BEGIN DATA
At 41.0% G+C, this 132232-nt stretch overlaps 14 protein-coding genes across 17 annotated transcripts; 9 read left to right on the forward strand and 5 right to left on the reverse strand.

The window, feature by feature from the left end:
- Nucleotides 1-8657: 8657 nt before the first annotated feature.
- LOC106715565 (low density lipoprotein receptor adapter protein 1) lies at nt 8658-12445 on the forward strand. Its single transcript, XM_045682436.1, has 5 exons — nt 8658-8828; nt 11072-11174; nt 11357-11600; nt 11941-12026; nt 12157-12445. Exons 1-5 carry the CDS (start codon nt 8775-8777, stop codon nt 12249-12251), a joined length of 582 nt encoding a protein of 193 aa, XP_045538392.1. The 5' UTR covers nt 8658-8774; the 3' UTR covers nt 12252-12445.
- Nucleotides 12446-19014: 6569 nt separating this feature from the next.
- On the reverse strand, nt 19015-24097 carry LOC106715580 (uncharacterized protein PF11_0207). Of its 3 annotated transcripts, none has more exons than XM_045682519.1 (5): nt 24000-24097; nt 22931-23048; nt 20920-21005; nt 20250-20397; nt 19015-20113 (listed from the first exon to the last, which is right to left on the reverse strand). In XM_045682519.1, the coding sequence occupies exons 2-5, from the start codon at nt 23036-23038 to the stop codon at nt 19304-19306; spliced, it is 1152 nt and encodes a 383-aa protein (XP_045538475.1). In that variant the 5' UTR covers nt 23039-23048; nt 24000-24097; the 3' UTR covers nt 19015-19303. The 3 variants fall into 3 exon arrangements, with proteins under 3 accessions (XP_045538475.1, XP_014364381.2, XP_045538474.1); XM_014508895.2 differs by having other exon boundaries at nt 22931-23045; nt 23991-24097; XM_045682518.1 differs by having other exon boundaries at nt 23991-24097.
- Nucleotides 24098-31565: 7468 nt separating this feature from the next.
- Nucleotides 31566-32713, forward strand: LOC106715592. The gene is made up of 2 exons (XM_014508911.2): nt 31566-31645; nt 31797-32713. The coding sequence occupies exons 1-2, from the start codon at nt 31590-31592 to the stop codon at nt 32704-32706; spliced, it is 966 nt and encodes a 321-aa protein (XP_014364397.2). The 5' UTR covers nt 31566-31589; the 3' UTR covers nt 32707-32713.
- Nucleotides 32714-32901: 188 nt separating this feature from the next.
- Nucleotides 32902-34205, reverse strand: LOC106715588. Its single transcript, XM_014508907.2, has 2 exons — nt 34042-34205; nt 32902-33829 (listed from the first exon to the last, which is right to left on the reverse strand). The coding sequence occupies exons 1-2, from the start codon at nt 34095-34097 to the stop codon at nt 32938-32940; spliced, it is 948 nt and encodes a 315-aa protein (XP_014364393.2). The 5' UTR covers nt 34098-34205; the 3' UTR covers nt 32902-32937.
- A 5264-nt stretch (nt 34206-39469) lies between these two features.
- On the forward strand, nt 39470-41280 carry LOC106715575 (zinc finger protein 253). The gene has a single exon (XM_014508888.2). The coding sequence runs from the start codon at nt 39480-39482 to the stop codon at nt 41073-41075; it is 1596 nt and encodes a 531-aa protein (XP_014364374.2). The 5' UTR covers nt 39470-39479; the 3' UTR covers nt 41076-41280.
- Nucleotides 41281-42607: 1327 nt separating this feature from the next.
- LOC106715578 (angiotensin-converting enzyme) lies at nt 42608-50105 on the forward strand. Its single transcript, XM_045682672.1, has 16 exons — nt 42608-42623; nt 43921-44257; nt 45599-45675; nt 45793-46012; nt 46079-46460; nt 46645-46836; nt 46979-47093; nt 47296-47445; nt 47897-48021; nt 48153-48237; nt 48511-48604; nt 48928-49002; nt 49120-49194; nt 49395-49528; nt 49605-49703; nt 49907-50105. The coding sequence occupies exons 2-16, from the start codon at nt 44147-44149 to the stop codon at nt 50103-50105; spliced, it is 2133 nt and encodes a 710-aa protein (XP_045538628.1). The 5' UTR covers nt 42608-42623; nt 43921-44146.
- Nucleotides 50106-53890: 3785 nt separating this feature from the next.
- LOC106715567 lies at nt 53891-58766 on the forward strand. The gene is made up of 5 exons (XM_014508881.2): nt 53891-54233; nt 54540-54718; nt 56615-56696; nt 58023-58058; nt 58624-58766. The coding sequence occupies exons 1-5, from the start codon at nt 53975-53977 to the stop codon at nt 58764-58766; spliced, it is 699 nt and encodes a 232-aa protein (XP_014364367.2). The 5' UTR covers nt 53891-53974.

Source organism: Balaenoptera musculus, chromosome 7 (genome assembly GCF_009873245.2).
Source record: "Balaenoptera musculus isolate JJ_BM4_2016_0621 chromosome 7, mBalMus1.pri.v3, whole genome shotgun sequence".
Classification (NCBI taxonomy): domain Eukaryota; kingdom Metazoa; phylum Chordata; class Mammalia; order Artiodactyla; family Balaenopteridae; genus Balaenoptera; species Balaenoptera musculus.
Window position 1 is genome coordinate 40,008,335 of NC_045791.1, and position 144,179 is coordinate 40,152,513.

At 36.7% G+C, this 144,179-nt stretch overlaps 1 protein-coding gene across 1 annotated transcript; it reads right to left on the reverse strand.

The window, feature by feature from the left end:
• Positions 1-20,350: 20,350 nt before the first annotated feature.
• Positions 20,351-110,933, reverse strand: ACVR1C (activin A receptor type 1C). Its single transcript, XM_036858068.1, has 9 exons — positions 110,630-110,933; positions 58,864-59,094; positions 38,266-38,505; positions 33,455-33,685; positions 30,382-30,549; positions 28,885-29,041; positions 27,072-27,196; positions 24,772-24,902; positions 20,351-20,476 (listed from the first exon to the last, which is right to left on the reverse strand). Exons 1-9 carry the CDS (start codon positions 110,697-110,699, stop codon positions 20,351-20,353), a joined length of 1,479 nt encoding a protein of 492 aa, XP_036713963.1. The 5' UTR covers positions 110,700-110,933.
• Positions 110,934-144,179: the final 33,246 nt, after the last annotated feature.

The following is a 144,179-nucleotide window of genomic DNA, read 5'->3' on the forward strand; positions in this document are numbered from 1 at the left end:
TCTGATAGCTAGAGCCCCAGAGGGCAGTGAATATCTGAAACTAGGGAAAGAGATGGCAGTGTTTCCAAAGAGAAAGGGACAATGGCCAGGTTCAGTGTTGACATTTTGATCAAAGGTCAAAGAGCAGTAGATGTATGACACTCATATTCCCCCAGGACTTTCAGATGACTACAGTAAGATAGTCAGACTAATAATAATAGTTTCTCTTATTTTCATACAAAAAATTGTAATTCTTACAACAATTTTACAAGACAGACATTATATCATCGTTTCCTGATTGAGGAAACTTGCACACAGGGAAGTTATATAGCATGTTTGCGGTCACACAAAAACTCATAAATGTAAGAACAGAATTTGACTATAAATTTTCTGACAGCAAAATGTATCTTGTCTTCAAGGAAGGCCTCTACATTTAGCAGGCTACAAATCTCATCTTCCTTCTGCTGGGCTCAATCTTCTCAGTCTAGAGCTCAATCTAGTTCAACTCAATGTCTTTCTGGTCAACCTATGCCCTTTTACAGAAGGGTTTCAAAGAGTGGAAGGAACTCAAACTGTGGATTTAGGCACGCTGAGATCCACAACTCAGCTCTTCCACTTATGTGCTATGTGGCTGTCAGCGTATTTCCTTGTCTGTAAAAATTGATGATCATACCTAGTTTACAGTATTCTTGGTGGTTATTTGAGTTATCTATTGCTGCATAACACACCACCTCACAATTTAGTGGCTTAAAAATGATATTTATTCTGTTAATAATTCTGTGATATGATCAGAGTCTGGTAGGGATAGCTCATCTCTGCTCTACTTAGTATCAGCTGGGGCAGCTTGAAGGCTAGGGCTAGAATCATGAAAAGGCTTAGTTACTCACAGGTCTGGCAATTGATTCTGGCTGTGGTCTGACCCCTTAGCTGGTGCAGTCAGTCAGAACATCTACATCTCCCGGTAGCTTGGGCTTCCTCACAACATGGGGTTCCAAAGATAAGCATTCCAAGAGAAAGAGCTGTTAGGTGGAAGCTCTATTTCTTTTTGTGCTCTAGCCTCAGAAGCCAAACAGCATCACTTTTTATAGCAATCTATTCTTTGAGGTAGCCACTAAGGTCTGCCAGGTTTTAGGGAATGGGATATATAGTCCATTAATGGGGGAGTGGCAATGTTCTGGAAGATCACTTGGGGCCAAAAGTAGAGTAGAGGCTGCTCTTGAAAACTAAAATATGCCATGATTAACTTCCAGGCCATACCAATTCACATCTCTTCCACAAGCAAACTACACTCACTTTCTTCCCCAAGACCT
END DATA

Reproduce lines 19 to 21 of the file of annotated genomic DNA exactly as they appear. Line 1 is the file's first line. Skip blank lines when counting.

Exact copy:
Classification (NCBI taxonomy): domain Eukaryota; kingdom Metazoa; phylum Chordata; class Mammalia; order Artiodactyla; family Balaenopteridae; genus Balaenoptera; species Balaenoptera musculus.
Window position 1 is genome coordinate 40,008,335 of NC_045791.1, and position 144,179 is coordinate 40,152,513.

At 36.7% G+C, this 144,179-nt stretch overlaps 1 protein-coding gene across 1 annotated transcript; it reads right to left on the reverse strand.